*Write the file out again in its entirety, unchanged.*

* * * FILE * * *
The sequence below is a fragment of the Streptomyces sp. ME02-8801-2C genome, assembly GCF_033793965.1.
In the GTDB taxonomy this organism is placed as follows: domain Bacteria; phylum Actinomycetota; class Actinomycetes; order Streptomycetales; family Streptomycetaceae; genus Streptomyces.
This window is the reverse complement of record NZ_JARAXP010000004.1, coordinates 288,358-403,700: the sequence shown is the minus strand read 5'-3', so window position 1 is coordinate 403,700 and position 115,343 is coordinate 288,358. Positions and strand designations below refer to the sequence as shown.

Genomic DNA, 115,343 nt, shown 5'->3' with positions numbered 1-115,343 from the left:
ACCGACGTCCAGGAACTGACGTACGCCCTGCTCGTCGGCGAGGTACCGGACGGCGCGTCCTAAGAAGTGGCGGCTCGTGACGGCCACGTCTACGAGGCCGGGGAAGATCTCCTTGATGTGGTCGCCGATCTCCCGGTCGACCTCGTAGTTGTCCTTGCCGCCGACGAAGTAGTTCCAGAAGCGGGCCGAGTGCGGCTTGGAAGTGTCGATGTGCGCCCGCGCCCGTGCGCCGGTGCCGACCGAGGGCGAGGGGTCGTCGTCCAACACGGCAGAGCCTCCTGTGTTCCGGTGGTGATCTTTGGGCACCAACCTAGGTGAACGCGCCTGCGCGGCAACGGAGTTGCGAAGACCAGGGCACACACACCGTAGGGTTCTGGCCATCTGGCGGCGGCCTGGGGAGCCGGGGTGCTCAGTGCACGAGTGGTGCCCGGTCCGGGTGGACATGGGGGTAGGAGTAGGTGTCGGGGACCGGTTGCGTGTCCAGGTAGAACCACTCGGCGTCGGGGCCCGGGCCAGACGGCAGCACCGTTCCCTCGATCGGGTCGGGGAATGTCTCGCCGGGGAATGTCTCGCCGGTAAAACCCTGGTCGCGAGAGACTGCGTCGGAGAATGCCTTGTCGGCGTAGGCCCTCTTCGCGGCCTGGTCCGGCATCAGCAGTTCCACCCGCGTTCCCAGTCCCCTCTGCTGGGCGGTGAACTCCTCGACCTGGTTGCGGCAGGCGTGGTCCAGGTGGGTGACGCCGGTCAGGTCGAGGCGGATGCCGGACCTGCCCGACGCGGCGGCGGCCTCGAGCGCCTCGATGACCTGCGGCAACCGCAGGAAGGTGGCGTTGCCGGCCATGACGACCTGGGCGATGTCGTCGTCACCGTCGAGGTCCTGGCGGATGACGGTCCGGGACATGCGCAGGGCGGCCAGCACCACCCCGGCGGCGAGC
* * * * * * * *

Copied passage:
The sequence below is a fragment of the Streptomyces sp. ME02-8801-2C genome, assembly GCF_033793965.1.
In the GTDB taxonomy this organism is placed as follows: domain Bacteria; phylum Actinomycetota; class Actinomycetes; order Streptomycetales; family Streptomycetaceae; genus Streptomyces.
This window is the reverse complement of record NZ_JARAXP010000004.1, coordinates 288,358-403,700: the sequence shown is the minus strand read 5'-3', so window position 1 is coordinate 403,700 and position 115,343 is coordinate 288,358. Positions and strand designations below refer to the sequence as shown.

Genomic DNA, 115,343 nt, shown 5'->3' with positions numbered 1-115,343 from the left:
ACCGACGTCCAGGAACTGACGTACGCCCTGCTCGTCGGCGAGGTACCGGACGGCGCGTCCTAAGAAGTGGCGGCTCGTGACGGCCACGTCTACGAGGCCGGGGAAGATCTCCTTGATGTGGTCGCCGATCTCCCGGTCGACCTCGTAGTTGTCCTTGCCGCCGACGAAGTAGTTCCAGAAGCGGGCCGAGTGCGGCTTGGAAGTGTCGATGTGCGCCCGCGCCCGTGCGCCGGTGCCGACCGAGGGCGAGGGGTCGTCGTCCAACACGGCAGAGCCTCCTGTGTTCCGGTGGTGATCTTTGGGCACCAACCTAGGTGAACGCGCCTGCGCGGCAACGGAGTTGCGAAGACCAGGGCACACACACCGTAGGGTTCTGGCCATCTGGCGGCGGCCTGGGGAGCCGGGGTGCTCAGTGCACGAGTGGTGCCCGGTCCGGGTGGACATGGGGGTAGGAGTAGGTGTCGGGGACCGGTTGCGTGTCCAGGTAGAACCACTCGGCGTCGGGGCCCGGGCCAGACGGCAGCACCGTTCCCTCGATCGGGTCGGGGAATGTCTCGCCGGGGAATGTCTCGCCGGTAAAACCCTGGTCGCGAGAGACTGCGTCGGAGAATGCCTTGTCGGCGTAGGCCCTCTTCGCGGCCTGGTCCGGCATCAGCAGTTCCACCCGCGTTCCCAGTCCCCTCTGCTGGGCGGTGAACTCCTCGACCTGGTTGCGGCAGGCGTGGTCCAGGTGGGTGACGCCGGTCAGGTCGAGGCGGATGCCGGACCTGCCCGACGCGGCGGCGGCCTCGAGCGCCTCGATGACCTGCGGCAACCGCAGGAAGGTGGCGTTGCCGGCCATGACGACCTGGGCGATGTCGTCGTCACCGTCGAGGTCCTGGCGGATGACGGTCCGGGACATGCGCAGGGCGGCCAGCACCACCCCGGCGGCGAGC